Inside the Outdoors: Is it time to end deer farming?
It came as a very much-unwanted present just after Christmas when the Minnesota Department of Natural Resources (DNR) announced that chronic wasting disease (CWD) had been found in two deer in a captive herd on a game farm in North Central Minnesota's Crow Wing County. CWD is a fatal disease of the brain and nervous system that attacks members of the deer family, including whitetail and mule deer, elk and moose. In its effects CWD is similar — actually related — to "mad cow disease" in cattle. The fear flowing from this latest news is that the disease could, if it has not already, spread to wild deer in the area where this Crow Wing County deer farm is located.
CWD is spread by contact with an infected animal's saliva, urine, blood and feces. Conditions that concentrate deer, such as confining deer within fences, or even recreational and well-intentioned "helping Nature" deer feeding, increase the risk of the disease being transmitted from infected to healthy deer.
Beyond CWD's obvious potential for depleting a deer population due to disease-caused mortality, lies the question of human safety for those who might eat venison from an infected animal. The ambiguity in official statements is less than comforting. It is often stated that CWD is "not known to affect humans, but consuming meat from infected deer is not advised." In plain English this means that a human probably won't be affected, but we can't be sure.
The Minnesota DNR is currently waging a high-stakes battle to keep CWD out of Minnesota's whitetail deer herd. CWD has become common in deer in Southwest Wisconsin and Northeast Iowa, areas that border Southeast Minnesota, the triangular area of our state bounded by the Mississippi River and the Iowa border. Among the precautions being taken, Minnesotans who hunt deer outside our state are prohibited from bringing unprocessed deer into Minnesota.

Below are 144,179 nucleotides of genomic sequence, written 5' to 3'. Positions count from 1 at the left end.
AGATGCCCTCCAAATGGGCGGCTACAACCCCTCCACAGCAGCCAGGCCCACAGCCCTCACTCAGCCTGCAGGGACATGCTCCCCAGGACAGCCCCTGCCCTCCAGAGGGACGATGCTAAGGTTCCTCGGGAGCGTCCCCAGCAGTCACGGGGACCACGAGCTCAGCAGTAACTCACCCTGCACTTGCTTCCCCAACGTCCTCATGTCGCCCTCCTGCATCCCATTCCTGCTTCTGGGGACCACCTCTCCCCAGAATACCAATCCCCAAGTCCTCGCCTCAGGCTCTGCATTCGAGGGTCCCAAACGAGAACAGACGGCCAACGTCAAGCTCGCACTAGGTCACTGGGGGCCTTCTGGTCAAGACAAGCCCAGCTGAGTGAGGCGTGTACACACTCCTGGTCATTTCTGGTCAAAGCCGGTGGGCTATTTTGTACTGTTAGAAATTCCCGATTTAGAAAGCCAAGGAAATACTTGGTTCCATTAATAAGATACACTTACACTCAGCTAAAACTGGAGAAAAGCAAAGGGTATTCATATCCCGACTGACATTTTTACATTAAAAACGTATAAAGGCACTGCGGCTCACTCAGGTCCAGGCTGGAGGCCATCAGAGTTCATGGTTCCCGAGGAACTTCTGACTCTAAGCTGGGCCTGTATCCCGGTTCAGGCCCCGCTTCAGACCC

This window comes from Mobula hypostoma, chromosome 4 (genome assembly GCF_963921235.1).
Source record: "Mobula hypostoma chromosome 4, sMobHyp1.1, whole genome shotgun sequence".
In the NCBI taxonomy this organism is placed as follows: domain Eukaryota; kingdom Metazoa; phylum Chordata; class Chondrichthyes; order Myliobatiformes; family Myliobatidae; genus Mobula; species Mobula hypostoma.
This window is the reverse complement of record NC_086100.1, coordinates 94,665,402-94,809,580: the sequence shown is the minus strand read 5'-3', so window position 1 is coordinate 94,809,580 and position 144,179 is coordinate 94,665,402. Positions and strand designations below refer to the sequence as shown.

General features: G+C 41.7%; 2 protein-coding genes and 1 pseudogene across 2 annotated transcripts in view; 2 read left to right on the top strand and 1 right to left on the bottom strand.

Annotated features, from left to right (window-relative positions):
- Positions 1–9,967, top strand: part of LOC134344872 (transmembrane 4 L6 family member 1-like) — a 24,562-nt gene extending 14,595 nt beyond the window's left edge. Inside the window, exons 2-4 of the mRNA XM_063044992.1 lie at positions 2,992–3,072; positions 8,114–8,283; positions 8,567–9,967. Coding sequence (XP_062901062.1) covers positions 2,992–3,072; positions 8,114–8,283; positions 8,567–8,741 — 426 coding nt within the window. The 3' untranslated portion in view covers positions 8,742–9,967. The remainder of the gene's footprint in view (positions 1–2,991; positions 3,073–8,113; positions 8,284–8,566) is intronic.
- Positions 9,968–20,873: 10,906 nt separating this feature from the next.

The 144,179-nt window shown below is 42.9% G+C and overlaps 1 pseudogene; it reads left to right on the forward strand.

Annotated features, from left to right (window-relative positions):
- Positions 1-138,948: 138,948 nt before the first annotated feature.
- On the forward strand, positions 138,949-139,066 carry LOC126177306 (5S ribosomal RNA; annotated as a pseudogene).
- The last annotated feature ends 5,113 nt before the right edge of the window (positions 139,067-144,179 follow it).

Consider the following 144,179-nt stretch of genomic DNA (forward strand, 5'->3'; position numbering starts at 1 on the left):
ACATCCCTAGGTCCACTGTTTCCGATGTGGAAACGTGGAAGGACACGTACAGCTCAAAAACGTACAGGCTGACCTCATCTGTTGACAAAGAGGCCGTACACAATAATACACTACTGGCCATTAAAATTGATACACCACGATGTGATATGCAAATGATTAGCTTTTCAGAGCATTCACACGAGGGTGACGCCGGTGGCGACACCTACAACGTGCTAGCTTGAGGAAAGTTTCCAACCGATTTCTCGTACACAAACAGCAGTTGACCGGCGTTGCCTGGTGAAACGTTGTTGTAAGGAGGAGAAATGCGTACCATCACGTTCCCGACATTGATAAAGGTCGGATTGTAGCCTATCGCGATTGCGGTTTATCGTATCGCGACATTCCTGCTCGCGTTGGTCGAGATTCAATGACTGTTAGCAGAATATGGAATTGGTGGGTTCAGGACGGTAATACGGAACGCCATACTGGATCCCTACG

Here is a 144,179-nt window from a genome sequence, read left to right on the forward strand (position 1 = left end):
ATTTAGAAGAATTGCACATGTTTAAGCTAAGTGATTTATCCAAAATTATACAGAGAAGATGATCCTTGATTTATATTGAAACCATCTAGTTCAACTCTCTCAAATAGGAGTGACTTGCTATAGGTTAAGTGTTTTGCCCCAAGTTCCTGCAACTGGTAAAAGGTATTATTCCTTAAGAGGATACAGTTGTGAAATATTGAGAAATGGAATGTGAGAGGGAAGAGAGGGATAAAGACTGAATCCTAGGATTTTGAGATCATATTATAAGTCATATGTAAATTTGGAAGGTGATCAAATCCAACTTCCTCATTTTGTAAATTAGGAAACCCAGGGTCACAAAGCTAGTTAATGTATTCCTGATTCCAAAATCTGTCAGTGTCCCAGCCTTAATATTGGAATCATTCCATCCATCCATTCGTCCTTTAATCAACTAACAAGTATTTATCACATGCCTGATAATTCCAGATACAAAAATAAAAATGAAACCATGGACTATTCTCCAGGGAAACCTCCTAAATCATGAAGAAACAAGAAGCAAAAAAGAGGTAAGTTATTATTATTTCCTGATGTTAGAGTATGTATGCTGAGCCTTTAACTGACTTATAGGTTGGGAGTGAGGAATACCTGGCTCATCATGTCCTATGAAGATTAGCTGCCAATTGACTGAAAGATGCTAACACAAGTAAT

Just this fall, three wild deer harvested by hunters near Lanesboro in that Southeast region were tested and found to have CWD. The first two were harvested within a mile of one another; the third, just five miles away. This area is south and east of Pine Island, where Minnesota's first confirmed CWD-infected wild whitetail was harvested in 2010, not far from an elk farm where the disease had previously been confirmed in 2009. More than 4,000 deer harvested in that area between 2011 and 2013 seasons were tested, but no more were found to carry CWD.
Until now, that is. With these three new cases during the 2016 hunting season, the management response is a localized "kill-down" of deer in that area. The goal is to harvest and test up to 900 deer in Fillmore County through a special post-season hunt during the first weeks of January. One purpose is to learn whether other wild deer there are infected. And, by lowering the density of deer there, the chance of deer-to-deer contact that could spread the disease may be further reduced. Live deer cannot be tested for CWD, so there is no way to test, then release whitetails, even if they could be captured without injury.
CWD is now found in 24 states. Its actual origin in wild big game animals will probably never be proven. CWD has had an identity as a "western disease," but its dispersal today is north to south, east to west. In a substantial number of states it was first diagnosed in captive big game herds; in some states only in captive herds. But operators of such enterprises will probably argue that discovery in captive herds is easier because in some states — like Minnesota — they are closely regulated, including mandatory testing of deer that die or are slaughtered. And, in CWD's advanced stages, its effects are highly visible.